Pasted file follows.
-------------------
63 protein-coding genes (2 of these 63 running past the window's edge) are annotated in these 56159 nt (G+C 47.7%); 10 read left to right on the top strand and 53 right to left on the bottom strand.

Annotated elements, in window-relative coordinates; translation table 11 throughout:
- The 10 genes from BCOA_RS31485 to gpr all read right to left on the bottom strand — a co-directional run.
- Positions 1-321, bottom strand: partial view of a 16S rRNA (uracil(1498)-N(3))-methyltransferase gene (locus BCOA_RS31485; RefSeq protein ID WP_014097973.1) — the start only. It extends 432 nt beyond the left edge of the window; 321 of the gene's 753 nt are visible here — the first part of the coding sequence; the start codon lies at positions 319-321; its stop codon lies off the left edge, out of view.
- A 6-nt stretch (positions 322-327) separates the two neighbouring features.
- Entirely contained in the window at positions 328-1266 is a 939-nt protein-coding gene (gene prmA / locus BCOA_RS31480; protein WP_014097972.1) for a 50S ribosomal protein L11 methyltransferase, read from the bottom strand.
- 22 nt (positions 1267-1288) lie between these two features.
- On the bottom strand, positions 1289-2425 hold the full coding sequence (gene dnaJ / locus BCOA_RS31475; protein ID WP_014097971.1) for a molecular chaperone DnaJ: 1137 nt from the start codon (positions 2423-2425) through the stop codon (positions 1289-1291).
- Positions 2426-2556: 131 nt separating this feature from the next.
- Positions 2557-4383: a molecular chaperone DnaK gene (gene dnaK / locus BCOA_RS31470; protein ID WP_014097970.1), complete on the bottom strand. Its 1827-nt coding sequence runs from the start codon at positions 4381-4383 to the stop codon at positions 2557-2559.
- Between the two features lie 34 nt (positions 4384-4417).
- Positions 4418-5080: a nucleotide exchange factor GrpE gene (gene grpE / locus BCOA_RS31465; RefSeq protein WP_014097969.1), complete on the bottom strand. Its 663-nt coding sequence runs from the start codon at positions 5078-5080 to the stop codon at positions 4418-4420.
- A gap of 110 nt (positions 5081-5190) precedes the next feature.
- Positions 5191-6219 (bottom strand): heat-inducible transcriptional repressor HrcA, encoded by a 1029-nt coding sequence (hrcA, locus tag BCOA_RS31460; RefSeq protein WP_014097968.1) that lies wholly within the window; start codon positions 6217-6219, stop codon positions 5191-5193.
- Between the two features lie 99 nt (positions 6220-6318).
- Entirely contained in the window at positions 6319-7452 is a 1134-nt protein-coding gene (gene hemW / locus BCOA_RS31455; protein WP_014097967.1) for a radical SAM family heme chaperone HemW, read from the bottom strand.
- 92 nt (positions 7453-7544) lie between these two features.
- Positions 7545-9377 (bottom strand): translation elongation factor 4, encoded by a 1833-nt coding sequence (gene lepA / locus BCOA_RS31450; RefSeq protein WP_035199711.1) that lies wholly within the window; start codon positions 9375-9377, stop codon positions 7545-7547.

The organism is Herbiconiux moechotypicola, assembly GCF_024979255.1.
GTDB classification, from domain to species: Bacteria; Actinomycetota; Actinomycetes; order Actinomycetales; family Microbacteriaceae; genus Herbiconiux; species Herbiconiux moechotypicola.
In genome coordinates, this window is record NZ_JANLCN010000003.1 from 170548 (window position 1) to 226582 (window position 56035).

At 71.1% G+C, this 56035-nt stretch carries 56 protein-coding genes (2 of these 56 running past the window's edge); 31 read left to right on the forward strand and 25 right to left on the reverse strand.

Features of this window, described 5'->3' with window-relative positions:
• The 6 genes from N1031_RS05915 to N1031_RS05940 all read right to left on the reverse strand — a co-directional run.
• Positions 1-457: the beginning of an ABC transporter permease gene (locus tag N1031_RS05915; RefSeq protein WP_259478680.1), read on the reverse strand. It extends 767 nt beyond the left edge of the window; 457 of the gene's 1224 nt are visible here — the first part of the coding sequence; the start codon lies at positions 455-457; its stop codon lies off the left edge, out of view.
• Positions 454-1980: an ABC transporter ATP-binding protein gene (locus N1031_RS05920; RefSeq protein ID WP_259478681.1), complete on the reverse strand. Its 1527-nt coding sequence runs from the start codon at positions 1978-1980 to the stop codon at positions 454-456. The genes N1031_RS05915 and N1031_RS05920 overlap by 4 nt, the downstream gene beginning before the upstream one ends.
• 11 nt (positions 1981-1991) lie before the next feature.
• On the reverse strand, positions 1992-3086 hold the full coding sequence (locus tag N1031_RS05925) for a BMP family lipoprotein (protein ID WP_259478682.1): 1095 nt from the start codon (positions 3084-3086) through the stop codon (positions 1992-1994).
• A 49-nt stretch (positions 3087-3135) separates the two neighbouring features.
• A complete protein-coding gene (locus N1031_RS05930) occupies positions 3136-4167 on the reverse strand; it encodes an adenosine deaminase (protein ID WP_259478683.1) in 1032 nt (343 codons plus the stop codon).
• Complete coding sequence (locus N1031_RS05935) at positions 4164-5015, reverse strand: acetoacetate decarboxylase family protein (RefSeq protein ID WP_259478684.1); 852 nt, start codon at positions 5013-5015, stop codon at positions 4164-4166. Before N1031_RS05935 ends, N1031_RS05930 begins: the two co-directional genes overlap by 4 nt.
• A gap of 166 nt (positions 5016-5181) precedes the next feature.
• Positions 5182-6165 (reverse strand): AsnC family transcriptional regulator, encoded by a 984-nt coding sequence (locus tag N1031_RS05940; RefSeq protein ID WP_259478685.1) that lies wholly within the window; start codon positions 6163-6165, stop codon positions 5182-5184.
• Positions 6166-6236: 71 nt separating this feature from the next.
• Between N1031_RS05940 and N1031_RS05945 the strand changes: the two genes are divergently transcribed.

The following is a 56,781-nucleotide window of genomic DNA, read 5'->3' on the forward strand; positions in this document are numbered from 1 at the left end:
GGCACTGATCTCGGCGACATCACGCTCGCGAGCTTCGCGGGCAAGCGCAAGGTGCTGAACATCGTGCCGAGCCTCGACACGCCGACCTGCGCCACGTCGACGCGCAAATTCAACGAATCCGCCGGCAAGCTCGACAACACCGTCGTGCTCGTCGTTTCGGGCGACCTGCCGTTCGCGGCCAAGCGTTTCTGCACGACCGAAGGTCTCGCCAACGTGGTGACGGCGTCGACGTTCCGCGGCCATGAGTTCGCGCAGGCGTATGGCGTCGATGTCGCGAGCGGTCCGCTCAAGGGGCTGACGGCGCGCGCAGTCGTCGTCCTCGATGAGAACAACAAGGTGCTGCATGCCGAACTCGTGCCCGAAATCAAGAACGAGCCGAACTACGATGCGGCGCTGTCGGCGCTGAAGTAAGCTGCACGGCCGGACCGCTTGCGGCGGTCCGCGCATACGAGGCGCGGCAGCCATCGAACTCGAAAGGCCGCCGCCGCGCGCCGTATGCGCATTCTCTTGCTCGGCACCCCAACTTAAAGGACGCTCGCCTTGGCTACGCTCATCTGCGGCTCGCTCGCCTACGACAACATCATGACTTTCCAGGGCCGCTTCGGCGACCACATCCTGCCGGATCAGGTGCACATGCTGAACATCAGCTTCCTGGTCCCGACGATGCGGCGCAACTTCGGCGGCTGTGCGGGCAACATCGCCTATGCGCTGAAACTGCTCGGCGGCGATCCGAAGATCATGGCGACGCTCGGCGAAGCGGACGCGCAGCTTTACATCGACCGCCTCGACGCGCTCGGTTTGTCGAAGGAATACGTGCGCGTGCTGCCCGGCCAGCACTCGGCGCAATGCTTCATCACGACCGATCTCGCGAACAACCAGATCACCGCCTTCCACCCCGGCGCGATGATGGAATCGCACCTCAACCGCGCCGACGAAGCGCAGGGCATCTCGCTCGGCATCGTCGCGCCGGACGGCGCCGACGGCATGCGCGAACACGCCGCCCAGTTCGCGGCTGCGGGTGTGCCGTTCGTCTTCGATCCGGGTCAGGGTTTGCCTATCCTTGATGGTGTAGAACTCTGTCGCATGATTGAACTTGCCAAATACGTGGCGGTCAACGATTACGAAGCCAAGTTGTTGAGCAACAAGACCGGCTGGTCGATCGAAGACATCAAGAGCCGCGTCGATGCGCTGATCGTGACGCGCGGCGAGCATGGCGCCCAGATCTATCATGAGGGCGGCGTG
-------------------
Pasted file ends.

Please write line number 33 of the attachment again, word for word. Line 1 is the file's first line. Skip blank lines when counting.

• Positions 5182-6165 (reverse strand): AsnC family transcriptional regulator, encoded by a 984-nt coding sequence (locus tag N1031_RS05940; RefSeq protein ID WP_259478685.1) that lies wholly within the window; start codon positions 6163-6165, stop codon positions 5182-5184.